In a hard-won environmental victory for every American who cares about protecting Alaska's Arctic National Wildlife Refuge, the Senate voted on December 21, 2005 to reject a plan that would have allowed oil and gas leasing there. Drilling proponents had attached the damaging provision to the massive Defense Appropriations bill -- effectively stalling an important bill to fund our war-time troops by adding the controversial measure. The victory for the Arctic Refuge was won when drilling supporters in the Senate failed to muster the 60 votes necessary to end debate on the legislation. Following the 44-56 vote, the offending provision was removed and the Defense Appropriations bill passed without further delay.
The Arctic Refuge provides crucial habitat for polar bears, wolves, and the Porcupine caribou herd, which travels thousands of miles to raise calves on the rich forage found in the refuge's Coastal Plain. These reindeer-like animals form the basis of the traditional subsistence lifestyle of the native Gwich'in people, who call the Coastal Plain "the place where life begins."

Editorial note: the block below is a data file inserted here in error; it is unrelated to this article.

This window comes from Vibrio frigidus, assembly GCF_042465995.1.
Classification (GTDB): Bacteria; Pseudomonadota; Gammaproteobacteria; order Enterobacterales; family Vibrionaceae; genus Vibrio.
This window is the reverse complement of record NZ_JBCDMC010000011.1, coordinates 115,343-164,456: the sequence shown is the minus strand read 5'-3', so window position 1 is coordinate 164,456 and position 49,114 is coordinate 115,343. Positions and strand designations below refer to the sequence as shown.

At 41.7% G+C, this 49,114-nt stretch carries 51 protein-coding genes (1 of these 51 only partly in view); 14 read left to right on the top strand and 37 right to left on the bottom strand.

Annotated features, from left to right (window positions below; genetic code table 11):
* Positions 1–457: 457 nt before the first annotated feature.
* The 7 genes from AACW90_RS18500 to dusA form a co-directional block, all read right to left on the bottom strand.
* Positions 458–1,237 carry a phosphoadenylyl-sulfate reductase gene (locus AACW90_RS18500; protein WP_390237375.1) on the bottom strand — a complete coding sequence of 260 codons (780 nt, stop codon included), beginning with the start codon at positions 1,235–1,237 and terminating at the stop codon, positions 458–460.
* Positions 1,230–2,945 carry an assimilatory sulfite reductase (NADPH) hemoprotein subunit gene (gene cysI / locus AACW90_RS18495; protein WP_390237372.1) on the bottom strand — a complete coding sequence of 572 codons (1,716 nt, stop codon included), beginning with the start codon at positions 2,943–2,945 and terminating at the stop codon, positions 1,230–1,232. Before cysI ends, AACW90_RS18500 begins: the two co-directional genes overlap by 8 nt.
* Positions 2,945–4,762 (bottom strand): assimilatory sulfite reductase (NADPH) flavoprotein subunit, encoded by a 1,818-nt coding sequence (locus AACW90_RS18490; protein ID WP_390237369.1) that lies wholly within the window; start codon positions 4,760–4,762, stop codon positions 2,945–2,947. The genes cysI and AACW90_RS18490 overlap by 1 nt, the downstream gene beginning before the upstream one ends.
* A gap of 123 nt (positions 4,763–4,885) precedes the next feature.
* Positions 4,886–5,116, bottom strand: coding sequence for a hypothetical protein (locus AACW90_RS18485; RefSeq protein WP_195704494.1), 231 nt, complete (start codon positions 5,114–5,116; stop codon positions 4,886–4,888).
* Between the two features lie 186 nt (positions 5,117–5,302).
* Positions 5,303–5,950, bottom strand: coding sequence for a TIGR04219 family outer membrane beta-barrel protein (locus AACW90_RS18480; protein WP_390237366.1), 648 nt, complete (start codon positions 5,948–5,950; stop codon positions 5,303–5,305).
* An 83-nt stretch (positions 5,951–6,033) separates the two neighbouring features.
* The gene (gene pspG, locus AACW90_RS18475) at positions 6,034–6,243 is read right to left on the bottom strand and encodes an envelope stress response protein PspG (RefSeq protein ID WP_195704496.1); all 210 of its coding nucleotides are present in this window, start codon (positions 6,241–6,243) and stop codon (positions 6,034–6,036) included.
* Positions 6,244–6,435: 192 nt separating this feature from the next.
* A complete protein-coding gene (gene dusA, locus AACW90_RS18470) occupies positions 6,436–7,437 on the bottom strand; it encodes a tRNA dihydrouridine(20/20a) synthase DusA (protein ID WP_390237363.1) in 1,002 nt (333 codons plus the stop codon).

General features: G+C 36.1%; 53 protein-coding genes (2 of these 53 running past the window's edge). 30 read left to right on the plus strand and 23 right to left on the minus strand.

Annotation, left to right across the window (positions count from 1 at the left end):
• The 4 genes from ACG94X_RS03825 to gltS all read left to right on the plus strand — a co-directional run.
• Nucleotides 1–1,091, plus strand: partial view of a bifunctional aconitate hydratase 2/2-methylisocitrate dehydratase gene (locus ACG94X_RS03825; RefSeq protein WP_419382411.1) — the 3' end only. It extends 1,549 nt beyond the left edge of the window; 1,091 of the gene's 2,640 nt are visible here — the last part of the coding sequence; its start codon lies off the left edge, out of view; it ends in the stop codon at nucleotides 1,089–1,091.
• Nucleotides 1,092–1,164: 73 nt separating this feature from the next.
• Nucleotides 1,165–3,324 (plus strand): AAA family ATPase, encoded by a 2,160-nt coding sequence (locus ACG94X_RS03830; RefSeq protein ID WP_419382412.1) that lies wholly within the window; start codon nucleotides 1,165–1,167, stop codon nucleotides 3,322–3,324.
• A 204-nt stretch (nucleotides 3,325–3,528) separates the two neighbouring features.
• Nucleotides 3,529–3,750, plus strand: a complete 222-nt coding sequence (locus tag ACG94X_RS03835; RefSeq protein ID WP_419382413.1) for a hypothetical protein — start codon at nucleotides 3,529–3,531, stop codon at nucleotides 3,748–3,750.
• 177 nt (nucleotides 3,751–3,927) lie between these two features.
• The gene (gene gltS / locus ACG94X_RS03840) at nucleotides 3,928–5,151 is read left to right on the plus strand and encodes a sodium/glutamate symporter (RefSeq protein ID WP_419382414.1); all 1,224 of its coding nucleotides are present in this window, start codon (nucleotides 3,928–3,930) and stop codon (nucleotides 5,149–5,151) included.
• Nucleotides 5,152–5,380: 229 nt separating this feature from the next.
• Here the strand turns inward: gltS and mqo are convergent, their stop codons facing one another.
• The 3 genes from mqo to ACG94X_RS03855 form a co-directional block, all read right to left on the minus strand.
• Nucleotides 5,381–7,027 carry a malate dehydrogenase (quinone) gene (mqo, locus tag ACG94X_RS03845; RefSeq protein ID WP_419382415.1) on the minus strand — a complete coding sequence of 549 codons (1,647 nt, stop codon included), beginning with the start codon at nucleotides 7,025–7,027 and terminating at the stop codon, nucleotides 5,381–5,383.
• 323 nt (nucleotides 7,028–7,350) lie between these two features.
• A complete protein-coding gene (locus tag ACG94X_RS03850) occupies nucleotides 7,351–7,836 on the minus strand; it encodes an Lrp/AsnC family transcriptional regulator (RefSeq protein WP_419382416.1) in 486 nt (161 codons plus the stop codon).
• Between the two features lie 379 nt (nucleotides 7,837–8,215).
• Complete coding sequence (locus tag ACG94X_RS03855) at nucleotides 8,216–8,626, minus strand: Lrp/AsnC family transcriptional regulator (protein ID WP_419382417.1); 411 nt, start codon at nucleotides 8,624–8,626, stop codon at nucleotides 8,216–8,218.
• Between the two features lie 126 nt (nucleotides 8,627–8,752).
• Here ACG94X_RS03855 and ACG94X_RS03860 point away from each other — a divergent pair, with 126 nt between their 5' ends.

Sen. Stevens' last-ditch attempt to force Arctic drilling through Congress by the end of 2005 failed because enough Senators recognized that it would be a national shame to forever spoil this pristine treasure in a vain attempt to satisfy America's thirst for oil. The government's own studies show the refuge contains less than a year's supply of oil, such a tiny amount it would only reduce gas prices by a penny -- and not until the year 2025.
Despite this important win, renewed efforts by supporters of Big Oil in Congress continue to threaten the sanctity of the Arctic National Wildlife Refuge. Moreover, the Department of Interior is planning to lease areas of the National Petroleum Reserve -- Alaska in an area surrounding the biologically sensitive Teshekpuk Lake. Please join us in our fight to protect the environmentally significant areas on Alaska’s North Slope from the destruction caused by oil and gas exploration and development.